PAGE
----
County commissioner reads racist letter
A Charlotte-Mecklenburg Schools police officer says he questioned but did not arrest a 72-year-old man who sent a web-based message with a racial slur to Superintendent Earnest Winston this week.
It’s the most-recent instance of a racist message sent to black leaders in Charlotte in recent days.
Police are already reviewing copies of a threatening letter that were mailed to black elected leaders in the county, city and school district. That letter, which was almost two pages long, said “Black Democrats should be tarred and feathered and run out of town” and sent “screaming to the concentration camps.”
Both cases should be investigated by the FBI, says Corine Mack, president of the Charlotte-Mecklenburg NAACP.
“Racism is real. Hate is real. And Charlotte is not in a bubble,” Mack said. “Under federal law, it’s a violation for you to send threats.”
Early Wednesday, school officials flagged a message as potentially threatening and notified CMS’ police officers, said Charles Jeter, a CMS spokesman. A CMS officer, accompanied by a Cornelius Police Department officer, had a brief conversation with the man who wrote the message but they say he did not commit a crime so he was not arrested.
Still, Jeter said, “It’s as vile as it gets ... Not only did he admit that he did it but he (told officers) he’d do it again.”
The message, sent through the “Let’s Talk” messaging platform on CMS’ website, was addressed to Winston and other district officials, according to a copy of the message that CMS provided to the Observer. The message was sent anonymously by a person claiming to be a parent or guardian of a student in CMS. But, Jeter said, the school district identified the man via email address and IP address, which tracks computer activity on the Internet.
“Do you really think you deserve to be superintendent of schools?” it read. “Can you honestly say you are not a racist bigot?
“Just remember Winston, karma is a ‘one-eyed b----’ and I hope she comes for you in the very near future.”
The message ended with a racial slur, repeating in all caps, spelled out: “One last thing: N----- N----- N-----.”
Man told police: ‘Leave’
The sender lives in Cornelius, where CMS operates four schools. Jeter said the district does not consider the man to be a direct threat to students or teachers at CMS schools.
The Charlotte Observer is not naming the man because he was not charged with a crime. The Observer emailed the man Friday but he did not respond. A phone number listed for him was disconnected.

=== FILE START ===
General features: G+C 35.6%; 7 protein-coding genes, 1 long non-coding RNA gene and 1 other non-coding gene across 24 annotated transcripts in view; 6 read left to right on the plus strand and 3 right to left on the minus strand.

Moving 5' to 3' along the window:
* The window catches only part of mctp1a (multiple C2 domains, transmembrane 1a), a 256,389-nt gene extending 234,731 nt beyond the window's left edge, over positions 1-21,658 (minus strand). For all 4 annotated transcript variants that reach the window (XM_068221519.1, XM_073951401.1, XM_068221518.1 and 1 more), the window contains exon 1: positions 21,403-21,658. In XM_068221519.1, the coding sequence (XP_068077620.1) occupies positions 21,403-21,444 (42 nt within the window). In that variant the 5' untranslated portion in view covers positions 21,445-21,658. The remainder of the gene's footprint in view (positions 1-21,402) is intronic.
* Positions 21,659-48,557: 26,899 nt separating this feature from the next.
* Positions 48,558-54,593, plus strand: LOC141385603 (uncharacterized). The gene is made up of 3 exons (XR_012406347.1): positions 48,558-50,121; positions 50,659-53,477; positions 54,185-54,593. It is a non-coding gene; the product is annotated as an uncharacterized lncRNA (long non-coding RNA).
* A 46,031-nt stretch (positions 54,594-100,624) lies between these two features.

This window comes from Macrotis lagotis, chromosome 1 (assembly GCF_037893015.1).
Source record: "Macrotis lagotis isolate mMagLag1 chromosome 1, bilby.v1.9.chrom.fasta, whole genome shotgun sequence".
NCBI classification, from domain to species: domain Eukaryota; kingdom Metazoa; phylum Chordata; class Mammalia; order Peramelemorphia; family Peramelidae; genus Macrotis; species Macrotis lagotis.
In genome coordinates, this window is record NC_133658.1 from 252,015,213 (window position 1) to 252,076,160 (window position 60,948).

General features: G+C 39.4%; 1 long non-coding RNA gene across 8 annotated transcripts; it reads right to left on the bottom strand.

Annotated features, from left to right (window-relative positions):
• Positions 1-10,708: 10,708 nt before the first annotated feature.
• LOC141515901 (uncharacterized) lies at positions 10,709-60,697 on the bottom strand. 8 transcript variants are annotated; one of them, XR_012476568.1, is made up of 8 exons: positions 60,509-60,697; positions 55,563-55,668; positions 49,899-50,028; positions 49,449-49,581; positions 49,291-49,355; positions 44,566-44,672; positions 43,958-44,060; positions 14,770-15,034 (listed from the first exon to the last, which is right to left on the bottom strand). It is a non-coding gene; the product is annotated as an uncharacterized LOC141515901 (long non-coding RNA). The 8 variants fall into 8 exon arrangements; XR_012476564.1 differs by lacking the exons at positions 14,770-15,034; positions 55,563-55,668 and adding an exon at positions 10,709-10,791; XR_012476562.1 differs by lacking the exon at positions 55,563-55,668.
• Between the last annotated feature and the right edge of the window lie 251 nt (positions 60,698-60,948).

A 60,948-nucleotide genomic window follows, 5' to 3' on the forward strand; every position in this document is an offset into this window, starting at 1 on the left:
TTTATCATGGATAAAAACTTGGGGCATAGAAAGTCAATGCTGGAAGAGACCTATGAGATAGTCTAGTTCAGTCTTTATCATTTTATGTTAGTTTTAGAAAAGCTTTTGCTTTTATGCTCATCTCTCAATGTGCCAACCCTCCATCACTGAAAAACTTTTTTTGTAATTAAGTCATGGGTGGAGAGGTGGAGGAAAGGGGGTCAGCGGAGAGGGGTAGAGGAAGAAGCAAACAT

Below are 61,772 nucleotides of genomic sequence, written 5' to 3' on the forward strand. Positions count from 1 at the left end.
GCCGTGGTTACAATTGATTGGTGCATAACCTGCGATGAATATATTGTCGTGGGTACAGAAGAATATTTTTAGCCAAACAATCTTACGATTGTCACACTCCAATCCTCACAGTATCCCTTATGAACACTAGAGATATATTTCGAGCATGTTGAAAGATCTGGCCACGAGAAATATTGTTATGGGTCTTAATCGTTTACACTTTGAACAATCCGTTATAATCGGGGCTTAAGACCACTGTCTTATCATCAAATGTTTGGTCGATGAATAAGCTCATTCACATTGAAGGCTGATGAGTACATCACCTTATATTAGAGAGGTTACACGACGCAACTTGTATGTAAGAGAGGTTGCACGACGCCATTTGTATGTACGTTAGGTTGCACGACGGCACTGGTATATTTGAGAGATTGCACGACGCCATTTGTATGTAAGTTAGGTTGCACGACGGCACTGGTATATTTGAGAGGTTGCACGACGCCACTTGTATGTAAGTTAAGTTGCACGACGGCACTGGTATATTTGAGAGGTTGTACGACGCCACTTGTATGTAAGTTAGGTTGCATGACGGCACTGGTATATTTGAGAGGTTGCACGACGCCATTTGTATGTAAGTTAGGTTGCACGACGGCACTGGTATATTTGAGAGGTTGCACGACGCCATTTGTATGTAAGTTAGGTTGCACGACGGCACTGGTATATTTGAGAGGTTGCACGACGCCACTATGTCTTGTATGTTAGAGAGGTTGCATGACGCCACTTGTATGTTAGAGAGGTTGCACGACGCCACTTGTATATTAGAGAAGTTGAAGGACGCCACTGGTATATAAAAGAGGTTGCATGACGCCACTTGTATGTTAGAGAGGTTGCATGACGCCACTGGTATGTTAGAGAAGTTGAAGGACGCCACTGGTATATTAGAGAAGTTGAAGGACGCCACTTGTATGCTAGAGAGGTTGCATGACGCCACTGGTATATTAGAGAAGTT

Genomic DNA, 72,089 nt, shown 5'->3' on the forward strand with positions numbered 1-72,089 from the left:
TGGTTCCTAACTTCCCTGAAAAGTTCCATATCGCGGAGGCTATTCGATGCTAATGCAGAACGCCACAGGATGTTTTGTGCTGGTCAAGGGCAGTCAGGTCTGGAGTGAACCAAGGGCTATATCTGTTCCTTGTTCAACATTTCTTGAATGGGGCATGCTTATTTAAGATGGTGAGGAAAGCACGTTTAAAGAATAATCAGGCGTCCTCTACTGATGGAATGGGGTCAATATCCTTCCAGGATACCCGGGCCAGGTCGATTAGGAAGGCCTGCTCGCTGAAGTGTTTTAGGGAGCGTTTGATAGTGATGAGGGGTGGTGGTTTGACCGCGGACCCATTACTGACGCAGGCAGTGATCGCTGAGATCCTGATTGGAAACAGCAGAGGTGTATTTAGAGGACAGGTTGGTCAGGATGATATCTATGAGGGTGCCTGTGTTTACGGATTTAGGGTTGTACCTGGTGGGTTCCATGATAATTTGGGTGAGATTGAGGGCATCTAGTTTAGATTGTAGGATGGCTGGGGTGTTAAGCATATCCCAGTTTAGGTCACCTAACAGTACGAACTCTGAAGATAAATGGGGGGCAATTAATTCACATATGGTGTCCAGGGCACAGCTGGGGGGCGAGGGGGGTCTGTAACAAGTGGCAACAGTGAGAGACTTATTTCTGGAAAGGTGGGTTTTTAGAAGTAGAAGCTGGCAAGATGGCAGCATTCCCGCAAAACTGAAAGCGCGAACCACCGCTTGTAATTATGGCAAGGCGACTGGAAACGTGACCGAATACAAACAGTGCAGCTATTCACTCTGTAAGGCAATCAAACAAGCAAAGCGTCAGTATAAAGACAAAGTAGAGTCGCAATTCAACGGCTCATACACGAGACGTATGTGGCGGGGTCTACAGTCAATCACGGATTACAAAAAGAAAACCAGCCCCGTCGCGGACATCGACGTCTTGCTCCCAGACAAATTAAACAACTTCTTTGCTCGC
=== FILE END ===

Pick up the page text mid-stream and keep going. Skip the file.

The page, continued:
When police arrived at the man’s apartment in Cornelius on Wednesday, they “conducted a knock and talk,” according to an emailed report that Jeter provided to the Observer.
“The subject immediately admitted that he was the one that sent the message and felt like this was within his right to do so ... After a brief conversation the subject asked that I leave his property and stated that this only makes matters worse. I took this to mean he probably would continue voicing his opinions in this manner,” the emailed report states.
“I had no choice but to end my conversation with him and leave his property,” the CMS police officer wrote.
CMS’ officer told the man “that any emails or message in the future that rises to the level of a criminal offense would be pursued with criminal charges.” The school district’s police department also created “an intelligence file on the subject,” the officer wrote.
Free speech not ‘free pass’
The difference between free speech and an illegal threat is a fine legal line.
On the American Civil Liberties Union website, for instance, a post about U.S. court cases and freedom of expression states that while a threatening phone call would not be “constitutionally protected” speech, other forms of hate-filled speech are protected.
“Speech can be suppressed only if it is intended, and likely to produce, ‘imminent lawless action.’ Otherwise, even speech that advocates violence is protected.”
One local pastor and anti-racism activist says law enforcement and courts are not the only answer.
If police can’t charge a person who sends a racist message, prominent black and white community leaders still must stand up and speak out, says Ray McKinnon.
“In a non-violent way, the community must repudiate what he said ... His First Amendment right doesn’t give him a free pass. We also have the right and the obligation to push back,” McKinnon said.
Both McKinnon and Mack say they’ve read comments on social media this week that claim the letters sent to local officials were an “inside job” or not “real.”
“That is what we call white-washing,” Mack said. “They do not want to believe that black people are being harmed.”
McKinnon added: “It’s easier for people to come up with a conspiracy than it is to face the reality that we aren’t who we think we are. To face reality means we have to do something about it.”